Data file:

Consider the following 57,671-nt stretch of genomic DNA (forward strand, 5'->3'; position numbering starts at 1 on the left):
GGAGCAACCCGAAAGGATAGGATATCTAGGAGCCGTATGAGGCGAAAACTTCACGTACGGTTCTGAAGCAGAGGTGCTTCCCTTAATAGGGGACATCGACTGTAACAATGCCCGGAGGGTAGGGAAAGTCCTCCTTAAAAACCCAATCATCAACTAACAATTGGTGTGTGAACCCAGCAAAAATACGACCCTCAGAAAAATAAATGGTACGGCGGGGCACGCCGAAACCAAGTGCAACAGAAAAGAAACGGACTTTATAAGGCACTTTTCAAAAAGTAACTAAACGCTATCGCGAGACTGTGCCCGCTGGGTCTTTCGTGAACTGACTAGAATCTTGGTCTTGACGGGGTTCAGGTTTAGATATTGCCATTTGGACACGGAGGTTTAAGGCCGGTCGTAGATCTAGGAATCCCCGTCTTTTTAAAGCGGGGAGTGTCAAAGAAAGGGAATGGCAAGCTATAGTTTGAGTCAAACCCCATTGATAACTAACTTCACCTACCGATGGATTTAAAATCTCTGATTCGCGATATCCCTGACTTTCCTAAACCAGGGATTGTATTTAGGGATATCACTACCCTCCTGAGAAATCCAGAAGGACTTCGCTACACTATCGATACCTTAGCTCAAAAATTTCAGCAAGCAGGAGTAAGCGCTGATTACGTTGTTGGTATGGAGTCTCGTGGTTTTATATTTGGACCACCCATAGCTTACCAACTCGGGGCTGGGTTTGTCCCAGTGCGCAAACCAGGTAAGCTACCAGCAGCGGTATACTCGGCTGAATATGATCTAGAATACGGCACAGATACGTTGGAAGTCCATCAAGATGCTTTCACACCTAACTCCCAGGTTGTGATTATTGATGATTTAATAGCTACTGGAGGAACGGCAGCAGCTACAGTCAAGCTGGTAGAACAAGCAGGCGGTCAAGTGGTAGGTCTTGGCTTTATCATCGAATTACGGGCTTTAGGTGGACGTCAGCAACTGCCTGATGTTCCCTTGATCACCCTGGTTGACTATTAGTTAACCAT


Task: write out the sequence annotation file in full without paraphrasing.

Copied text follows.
Consider the following 57,671-nt stretch of genomic DNA (forward strand, 5'->3'; position numbering starts at 1 on the left):
GGAGCAACCCGAAAGGATAGGATATCTAGGAGCCGTATGAGGCGAAAACTTCACGTACGGTTCTGAAGCAGAGGTGCTTCCCTTAATAGGGGACATCGACTGTAACAATGCCCGGAGGGTAGGGAAAGTCCTCCTTAAAAACCCAATCATCAACTAACAATTGGTGTGTGAACCCAGCAAAAATACGACCCTCAGAAAAATAAATGGTACGGCGGGGCACGCCGAAACCAAGTGCAACAGAAAAGAAACGGACTTTATAAGGCACTTTTCAAAAAGTAACTAAACGCTATCGCGAGACTGTGCCCGCTGGGTCTTTCGTGAACTGACTAGAATCTTGGTCTTGACGGGGTTCAGGTTTAGATATTGCCATTTGGACACGGAGGTTTAAGGCCGGTCGTAGATCTAGGAATCCCCGTCTTTTTAAAGCGGGGAGTGTCAAAGAAAGGGAATGGCAAGCTATAGTTTGAGTCAAACCCCATTGATAACTAACTTCACCTACCGATGGATTTAAAATCTCTGATTCGCGATATCCCTGACTTTCCTAAACCAGGGATTGTATTTAGGGATATCACTACCCTCCTGAGAAATCCAGAAGGACTTCGCTACACTATCGATACCTTAGCTCAAAAATTTCAGCAAGCAGGAGTAAGCGCTGATTACGTTGTTGGTATGGAGTCTCGTGGTTTTATATTTGGACCACCCATAGCTTACCAACTCGGGGCTGGGTTTGTCCCAGTGCGCAAACCAGGTAAGCTACCAGCAGCGGTATACTCGGCTGAATATGATCTAGAATACGGCACAGATACGTTGGAAGTCCATCAAGATGCTTTCACACCTAACTCCCAGGTTGTGATTATTGATGATTTAATAGCTACTGGAGGAACGGCAGCAGCTACAGTCAAGCTGGTAGAACAAGCAGGCGGTCAAGTGGTAGGTCTTGGCTTTATCATCGAATTACGGGCTTTAGGTGGACGTCAGCAACTGCCTGATGTTCCCTTGATCACCCTGGTTGACTATTAGTTAACCAT